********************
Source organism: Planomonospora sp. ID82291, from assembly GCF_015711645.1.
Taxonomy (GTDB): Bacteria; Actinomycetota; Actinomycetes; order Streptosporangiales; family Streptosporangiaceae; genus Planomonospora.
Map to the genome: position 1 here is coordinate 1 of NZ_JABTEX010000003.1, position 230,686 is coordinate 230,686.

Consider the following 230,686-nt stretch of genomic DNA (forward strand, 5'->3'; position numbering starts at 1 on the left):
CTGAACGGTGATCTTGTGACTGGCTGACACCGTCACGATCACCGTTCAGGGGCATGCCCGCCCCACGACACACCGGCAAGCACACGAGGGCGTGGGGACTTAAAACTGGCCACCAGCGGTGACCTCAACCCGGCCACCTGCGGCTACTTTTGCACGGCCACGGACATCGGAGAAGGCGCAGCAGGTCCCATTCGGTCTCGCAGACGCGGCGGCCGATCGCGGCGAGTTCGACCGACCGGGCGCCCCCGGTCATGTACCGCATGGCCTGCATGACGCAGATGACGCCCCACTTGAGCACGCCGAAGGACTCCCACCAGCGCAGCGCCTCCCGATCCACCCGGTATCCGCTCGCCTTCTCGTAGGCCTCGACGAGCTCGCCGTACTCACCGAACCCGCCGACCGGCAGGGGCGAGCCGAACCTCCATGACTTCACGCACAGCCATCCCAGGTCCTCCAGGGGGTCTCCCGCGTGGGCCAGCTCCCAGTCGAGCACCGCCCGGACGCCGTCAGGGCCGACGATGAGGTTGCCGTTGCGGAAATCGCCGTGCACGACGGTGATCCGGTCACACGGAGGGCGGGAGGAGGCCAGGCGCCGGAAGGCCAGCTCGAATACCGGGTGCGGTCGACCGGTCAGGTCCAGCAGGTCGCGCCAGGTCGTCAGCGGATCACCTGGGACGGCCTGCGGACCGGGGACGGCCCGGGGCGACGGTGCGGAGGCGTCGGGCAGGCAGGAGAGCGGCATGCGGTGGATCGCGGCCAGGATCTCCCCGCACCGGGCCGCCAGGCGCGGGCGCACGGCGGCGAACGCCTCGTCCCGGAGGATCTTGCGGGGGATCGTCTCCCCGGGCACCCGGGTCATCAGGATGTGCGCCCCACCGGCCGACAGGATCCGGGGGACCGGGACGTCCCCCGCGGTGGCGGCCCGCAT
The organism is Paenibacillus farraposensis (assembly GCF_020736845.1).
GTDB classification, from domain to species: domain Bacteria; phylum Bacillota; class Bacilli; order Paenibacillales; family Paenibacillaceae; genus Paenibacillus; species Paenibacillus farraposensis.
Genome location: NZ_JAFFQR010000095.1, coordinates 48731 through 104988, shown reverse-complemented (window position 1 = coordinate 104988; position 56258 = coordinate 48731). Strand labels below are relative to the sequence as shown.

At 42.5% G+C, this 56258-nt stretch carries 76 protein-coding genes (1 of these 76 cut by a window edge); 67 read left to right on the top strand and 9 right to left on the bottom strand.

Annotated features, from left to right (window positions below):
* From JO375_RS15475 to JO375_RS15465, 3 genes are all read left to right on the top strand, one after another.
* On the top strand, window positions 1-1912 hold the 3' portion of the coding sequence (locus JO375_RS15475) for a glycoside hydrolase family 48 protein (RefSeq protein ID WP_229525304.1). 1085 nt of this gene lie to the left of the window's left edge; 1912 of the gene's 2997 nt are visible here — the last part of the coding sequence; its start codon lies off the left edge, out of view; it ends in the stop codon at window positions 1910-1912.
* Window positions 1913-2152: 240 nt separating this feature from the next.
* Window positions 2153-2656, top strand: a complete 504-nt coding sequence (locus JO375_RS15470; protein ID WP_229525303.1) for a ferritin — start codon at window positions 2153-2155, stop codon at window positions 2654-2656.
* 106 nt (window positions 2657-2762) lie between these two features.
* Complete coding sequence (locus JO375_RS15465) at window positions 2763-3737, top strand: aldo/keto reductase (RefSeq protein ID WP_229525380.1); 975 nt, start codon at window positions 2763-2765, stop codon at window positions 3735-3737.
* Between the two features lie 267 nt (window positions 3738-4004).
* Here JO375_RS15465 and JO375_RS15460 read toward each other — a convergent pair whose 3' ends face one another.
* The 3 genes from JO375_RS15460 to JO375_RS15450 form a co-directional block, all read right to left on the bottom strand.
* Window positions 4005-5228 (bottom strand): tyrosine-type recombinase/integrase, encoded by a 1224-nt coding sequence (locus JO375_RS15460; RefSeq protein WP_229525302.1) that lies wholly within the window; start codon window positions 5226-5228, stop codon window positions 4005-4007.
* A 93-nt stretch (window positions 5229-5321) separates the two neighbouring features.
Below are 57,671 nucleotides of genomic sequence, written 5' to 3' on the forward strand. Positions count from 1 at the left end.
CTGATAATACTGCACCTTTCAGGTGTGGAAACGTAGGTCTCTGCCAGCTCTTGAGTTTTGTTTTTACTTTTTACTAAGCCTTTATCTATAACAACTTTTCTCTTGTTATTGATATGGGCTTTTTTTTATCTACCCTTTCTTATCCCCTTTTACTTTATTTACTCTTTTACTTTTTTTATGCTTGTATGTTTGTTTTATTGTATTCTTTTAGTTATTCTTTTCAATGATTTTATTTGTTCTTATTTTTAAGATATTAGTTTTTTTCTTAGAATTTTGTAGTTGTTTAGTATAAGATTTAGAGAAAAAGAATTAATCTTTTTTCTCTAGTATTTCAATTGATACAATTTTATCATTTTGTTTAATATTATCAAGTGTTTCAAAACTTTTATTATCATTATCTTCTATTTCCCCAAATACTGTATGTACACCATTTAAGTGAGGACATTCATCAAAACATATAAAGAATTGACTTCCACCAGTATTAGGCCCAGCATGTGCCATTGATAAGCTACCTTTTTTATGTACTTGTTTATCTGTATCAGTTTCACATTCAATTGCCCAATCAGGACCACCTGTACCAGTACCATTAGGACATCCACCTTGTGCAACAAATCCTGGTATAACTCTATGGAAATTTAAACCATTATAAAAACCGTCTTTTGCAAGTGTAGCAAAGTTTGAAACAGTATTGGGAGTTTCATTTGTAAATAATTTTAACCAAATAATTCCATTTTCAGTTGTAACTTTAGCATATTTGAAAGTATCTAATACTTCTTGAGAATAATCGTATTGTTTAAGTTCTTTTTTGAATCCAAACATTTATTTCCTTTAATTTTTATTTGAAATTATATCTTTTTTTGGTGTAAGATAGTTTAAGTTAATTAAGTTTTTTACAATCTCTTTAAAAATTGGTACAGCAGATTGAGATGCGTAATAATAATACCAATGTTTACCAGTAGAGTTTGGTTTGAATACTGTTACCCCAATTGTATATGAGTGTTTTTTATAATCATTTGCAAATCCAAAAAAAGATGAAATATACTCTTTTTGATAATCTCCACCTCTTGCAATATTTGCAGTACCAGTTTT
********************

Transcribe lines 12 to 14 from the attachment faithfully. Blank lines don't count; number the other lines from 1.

* On the top strand, window positions 1-1912 hold the 3' portion of the coding sequence (locus JO375_RS15475) for a glycoside hydrolase family 48 protein (RefSeq protein ID WP_229525304.1). 1085 nt of this gene lie to the left of the window's left edge; 1912 of the gene's 2997 nt are visible here — the last part of the coding sequence; its start codon lies off the left edge, out of view; it ends in the stop codon at window positions 1910-1912.
* Window positions 1913-2152: 240 nt separating this feature from the next.
* Window positions 2153-2656, top strand: a complete 504-nt coding sequence (locus JO375_RS15470; protein ID WP_229525303.1) for a ferritin — start codon at window positions 2153-2155, stop codon at window positions 2654-2656.